Sugary Drinks: A Health Risk for Women
Reported November 16, 2011
(Ivanhoe Newswire) – Drinking two or more sugar-sweetened beverages a day
may expand a woman’s waistline and increase her risk of heart disease and
diabetes, according to this study.
In this study, researchers compared middle-aged and older women who drank
two or more sugar-sweetened beverages a day, such as sodas or flavored
waters with added sugar, to women who drank one or less daily. Women
consuming two or more beverages per day were nearly four times as likely to
develop high triglycerides, and were significantly more likely to increase
their waist sizes and to develop impaired fasting glucose levels. The same
associations were not observed in men.
"Women who drank more than two sugar-sweetened drinks a day had increasing
waist sizes, but weren't necessarily gaining weight," Christina Shay, Ph.D.,
lead author of the study and assistant professor at the University of
Oklahoma Health Sciences Center in Oklahoma City, was quoted as saying.
"These women also developed high triglycerides and women with normal blood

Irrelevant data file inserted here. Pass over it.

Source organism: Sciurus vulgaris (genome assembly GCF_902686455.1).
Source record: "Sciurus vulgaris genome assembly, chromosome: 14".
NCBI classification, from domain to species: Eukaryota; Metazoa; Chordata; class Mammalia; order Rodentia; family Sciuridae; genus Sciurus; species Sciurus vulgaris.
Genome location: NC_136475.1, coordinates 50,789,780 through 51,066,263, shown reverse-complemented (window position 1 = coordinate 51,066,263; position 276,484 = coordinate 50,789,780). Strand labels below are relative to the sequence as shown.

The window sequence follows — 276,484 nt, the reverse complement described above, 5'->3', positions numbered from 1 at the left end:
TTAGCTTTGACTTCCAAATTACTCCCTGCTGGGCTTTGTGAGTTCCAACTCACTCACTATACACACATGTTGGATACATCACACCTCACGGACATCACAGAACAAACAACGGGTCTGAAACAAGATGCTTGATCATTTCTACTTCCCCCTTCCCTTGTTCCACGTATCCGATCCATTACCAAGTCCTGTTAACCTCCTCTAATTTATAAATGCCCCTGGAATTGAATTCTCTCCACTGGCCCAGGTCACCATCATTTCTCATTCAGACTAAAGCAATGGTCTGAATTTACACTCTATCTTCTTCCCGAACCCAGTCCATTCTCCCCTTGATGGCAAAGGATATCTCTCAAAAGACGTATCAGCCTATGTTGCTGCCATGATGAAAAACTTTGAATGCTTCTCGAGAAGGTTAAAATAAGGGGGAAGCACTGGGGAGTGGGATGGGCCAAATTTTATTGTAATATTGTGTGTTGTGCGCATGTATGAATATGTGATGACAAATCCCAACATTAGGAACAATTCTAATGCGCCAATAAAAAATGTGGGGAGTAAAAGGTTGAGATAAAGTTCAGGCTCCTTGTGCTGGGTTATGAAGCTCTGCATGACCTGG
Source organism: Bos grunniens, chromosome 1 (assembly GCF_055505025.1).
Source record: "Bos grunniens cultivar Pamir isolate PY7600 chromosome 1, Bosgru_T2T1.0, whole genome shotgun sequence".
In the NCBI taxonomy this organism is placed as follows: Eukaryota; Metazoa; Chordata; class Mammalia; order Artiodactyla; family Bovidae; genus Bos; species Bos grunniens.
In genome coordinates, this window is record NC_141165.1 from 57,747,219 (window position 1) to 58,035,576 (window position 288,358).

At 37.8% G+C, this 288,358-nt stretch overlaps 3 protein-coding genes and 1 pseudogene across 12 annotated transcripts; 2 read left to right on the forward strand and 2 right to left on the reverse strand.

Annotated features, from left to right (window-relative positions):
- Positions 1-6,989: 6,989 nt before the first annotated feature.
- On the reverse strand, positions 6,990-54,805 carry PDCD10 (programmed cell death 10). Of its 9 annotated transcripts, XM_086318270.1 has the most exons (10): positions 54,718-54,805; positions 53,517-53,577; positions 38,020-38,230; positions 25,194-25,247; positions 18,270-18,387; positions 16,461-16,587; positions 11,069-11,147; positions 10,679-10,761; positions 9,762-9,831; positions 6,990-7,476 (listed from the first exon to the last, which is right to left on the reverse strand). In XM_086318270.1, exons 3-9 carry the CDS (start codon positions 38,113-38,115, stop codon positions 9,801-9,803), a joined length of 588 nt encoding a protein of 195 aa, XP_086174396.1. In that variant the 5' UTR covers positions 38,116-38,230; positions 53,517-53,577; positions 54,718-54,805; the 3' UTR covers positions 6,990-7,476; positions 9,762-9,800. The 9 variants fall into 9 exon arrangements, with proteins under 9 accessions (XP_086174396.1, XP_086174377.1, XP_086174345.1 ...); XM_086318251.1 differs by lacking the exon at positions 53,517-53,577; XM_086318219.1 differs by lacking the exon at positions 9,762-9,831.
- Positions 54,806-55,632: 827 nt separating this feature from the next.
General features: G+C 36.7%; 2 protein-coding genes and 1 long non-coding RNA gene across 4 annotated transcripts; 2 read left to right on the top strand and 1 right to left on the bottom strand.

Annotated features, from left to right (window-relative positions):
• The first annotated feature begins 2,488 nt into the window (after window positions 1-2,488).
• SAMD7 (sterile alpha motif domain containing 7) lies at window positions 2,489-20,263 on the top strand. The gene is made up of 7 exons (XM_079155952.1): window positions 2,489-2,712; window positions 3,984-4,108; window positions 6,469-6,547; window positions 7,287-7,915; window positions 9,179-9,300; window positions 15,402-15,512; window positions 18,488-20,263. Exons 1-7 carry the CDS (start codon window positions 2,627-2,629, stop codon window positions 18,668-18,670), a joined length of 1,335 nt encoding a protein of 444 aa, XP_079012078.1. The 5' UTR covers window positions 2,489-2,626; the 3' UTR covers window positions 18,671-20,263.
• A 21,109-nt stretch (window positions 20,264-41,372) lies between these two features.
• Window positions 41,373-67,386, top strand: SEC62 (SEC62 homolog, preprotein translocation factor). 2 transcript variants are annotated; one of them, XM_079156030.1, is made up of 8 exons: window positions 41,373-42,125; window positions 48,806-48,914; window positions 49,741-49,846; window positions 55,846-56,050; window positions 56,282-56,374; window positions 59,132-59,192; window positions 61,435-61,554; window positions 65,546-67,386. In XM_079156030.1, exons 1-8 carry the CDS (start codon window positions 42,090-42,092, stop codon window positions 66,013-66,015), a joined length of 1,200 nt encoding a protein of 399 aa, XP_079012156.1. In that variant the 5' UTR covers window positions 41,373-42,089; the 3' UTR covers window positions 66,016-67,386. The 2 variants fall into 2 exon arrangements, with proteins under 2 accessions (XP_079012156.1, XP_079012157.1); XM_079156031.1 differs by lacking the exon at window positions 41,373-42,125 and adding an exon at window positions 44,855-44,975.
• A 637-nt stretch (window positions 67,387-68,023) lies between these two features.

glucose levels more frequently went from having a low risk to a high risk of
developing diabetes over time."
The Multi-Ethnic Study of Atherosclerosis (MESA) included food frequency
surveys in 4,166 African-American, Caucasian, Chinese-Americans and Hispanic
adults 45 to 84 years old. At the beginning of the study the participants
didn't have cardiovascular disease.
Researchers assessed risk factors in three follow-up exams spanning five
years starting in 2002. Participants were monitored for weight gain,
increases in waist circumference, low levels of high density lipoproteins (HDL
"good" cholesterol), high levels of low density lipoproteins (LDL "bad"
cholesterol), high triglycerides, impaired fasting glucose levels, and type
"Most people assume that individuals who consume a lot of sugar-sweetened
drinks have an increase in obesity, which in turn, increases their risk for
heart disease and diabetes," said Shay, formerly of Northwestern
University's Department of Preventive Medicine in Chicago, where the study
was conducted. "Although this does occur, this study showed that risk
factors for heart disease and stroke developed even when the women didn't
Women may have a greater chance for developing cardiovascular disease risk
factors from sugar-sweetened drinks because they require fewer calories than
men which makes each calorie count more towards cardiovascular risk in
women, Shay explained.
Researchers have yet to determine exactly how sugar-sweetened beverages
influence cardiovascular risk factors such as high triglycerides in
individuals who do not gain weight, but further work is planned to try and
figure that out.
SOURCE: American Heart Association's Scientific Sessions 2011 held in
Orlando, Florida from November 12-16, 2011